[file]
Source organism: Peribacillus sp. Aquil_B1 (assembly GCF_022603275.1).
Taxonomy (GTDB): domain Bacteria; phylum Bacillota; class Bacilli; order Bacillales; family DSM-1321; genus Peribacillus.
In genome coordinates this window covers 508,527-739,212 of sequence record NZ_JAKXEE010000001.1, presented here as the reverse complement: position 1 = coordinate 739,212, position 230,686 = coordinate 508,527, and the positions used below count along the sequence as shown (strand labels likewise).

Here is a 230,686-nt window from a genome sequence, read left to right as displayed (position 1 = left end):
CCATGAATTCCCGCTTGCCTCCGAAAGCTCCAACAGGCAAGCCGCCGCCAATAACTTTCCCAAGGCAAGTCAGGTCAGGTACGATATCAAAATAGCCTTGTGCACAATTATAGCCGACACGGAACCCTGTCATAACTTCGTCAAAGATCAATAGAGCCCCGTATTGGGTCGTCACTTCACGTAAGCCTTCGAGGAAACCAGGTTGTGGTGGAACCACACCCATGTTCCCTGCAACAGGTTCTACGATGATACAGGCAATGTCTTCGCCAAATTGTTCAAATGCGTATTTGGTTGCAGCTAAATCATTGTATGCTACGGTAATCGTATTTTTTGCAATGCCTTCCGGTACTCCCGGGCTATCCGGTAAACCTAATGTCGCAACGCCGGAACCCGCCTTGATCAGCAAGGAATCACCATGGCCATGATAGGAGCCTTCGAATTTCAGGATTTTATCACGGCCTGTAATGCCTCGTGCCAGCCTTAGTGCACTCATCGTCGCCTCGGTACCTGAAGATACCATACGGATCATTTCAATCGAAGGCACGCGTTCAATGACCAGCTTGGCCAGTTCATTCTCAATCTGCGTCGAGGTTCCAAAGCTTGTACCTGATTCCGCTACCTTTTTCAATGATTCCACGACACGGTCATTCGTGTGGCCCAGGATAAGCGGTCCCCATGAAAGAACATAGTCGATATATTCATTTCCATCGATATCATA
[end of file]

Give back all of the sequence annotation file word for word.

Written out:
Source organism: Peribacillus sp. Aquil_B1 (assembly GCF_022603275.1).
Taxonomy (GTDB): domain Bacteria; phylum Bacillota; class Bacilli; order Bacillales; family DSM-1321; genus Peribacillus.
In genome coordinates this window covers 508,527-739,212 of sequence record NZ_JAKXEE010000001.1, presented here as the reverse complement: position 1 = coordinate 739,212, position 230,686 = coordinate 508,527, and the positions used below count along the sequence as shown (strand labels likewise).

Here is a 230,686-nt window from a genome sequence, read left to right as displayed (position 1 = left end):
CCATGAATTCCCGCTTGCCTCCGAAAGCTCCAACAGGCAAGCCGCCGCCAATAACTTTCCCAAGGCAAGTCAGGTCAGGTACGATATCAAAATAGCCTTGTGCACAATTATAGCCGACACGGAACCCTGTCATAACTTCGTCAAAGATCAATAGAGCCCCGTATTGGGTCGTCACTTCACGTAAGCCTTCGAGGAAACCAGGTTGTGGTGGAACCACACCCATGTTCCCTGCAACAGGTTCTACGATGATACAGGCAATGTCTTCGCCAAATTGTTCAAATGCGTATTTGGTTGCAGCTAAATCATTGTATGCTACGGTAATCGTATTTTTTGCAATGCCTTCCGGTACTCCCGGGCTATCCGGTAAACCTAATGTCGCAACGCCGGAACCCGCCTTGATCAGCAAGGAATCACCATGGCCATGATAGGAGCCTTCGAATTTCAGGATTTTATCACGGCCTGTAATGCCTCGTGCCAGCCTTAGTGCACTCATCGTCGCCTCGGTACCTGAAGATACCATACGGATCATTTCAATCGAAGGCACGCGTTCAATGACCAGCTTGGCCAGTTCATTCTCAATCTGCGTCGAGGTTCCAAAGCTTGTACCTGATTCCGCTACCTTTTTCAATGATTCCACGACACGGTCATTCGTGTGGCCCAGGATAAGCGGTCCCCATGAAAGAACATAGTCGATATATTCATTTCCATCGATATCATA